[cfe-dev] RFC: Remove uninteresting debug locations at -O0

Reid Kleckner via cfe-dev cfe-dev at lists.llvm.org
Wed Apr 29 14:52:17 PDT 2020

Sure, I can try to elaborate, but I am assuming a bit about what the users
desired stepping behavior is. I am assuming in this case that the user is
doing the equivalent of `s` or `n` in gdb, and they want to get from one
semicolon to the next. If that is not the case, if the user wants the
debugger to stop at the location of both getFoo() calls in your example, my
suggestion isn't helpful.

However, since the last dev meeting, I have been thinking about having IR
intrinsics that mark the IR position where a statement begins. The
intrinsic would carry a source location. The next instruction emitted with
that source location would carry the DWARF is_stmt line table flag.

Making this idea work with optimizations is harder, since the instructions
that make up a statement may all be removed or hoisted. To make this work,
we would have to establish which instructions properly belong to the
statement. This could be done by adding a level to the DIScope hierarchy.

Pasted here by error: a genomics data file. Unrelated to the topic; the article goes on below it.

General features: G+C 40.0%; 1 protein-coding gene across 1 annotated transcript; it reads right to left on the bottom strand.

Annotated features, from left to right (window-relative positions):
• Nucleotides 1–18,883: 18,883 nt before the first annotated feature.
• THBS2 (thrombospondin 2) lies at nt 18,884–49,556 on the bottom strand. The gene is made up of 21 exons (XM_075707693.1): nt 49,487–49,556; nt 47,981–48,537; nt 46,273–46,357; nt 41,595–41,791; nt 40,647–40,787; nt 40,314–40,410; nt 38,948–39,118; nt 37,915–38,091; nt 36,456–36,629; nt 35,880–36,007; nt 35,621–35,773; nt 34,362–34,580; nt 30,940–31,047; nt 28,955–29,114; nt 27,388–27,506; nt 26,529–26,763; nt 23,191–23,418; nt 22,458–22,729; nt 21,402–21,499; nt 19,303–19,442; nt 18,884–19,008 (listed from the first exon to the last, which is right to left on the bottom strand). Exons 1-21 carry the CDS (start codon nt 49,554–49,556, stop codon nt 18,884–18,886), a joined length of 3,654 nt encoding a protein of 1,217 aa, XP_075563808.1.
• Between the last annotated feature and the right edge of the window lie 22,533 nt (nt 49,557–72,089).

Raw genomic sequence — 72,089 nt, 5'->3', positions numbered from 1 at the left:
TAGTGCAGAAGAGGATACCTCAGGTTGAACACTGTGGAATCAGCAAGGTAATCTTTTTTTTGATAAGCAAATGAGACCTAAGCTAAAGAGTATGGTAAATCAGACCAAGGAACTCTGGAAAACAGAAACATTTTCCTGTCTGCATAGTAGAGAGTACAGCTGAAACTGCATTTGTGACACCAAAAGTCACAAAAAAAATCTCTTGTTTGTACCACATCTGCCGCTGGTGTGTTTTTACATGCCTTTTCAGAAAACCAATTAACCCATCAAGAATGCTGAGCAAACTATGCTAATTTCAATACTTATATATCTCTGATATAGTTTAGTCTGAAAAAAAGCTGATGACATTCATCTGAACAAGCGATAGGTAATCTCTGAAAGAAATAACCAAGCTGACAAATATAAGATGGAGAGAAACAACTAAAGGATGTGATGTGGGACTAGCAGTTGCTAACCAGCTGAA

The statement markers would remain in place, and code motion would happen
around them. Late in the codegen pipeline, the first instruction belonging
to the most recently activated statement will be emitted with the is_stmt

On Wed, Apr 29, 2020 at 9:36 AM Adrian Prantl <aprantl at apple.com> wrote:

> Thanks to all of you for sharing your perspective! You all brought up
> important aspects that I hadn't considered. The argument that really
> clicked for me was Pavel's that you might want to change the value before
> the load happens.
> One of my worries here is that what I called "less interesting" locations
> might delete more interesting ones when instructions and their locations
> are merged. But if we indeed consider the stack slot loads to be
> interesting then that is really the best we can do. After all, storing more
> than source location per instruction would be a UI design nightmare for a
> debugger.
> Reid, I would like to learn more about what you mean by statement
> tracking. I'm thinking of a statements as the expressions separated by
> semicolons, but since my whole example was a single statement I'm assuming
> you have something more fine-grained in mind. Perhaps you can post an
> example to illustrate what you have in mind?
> thanks!
> -- adrian
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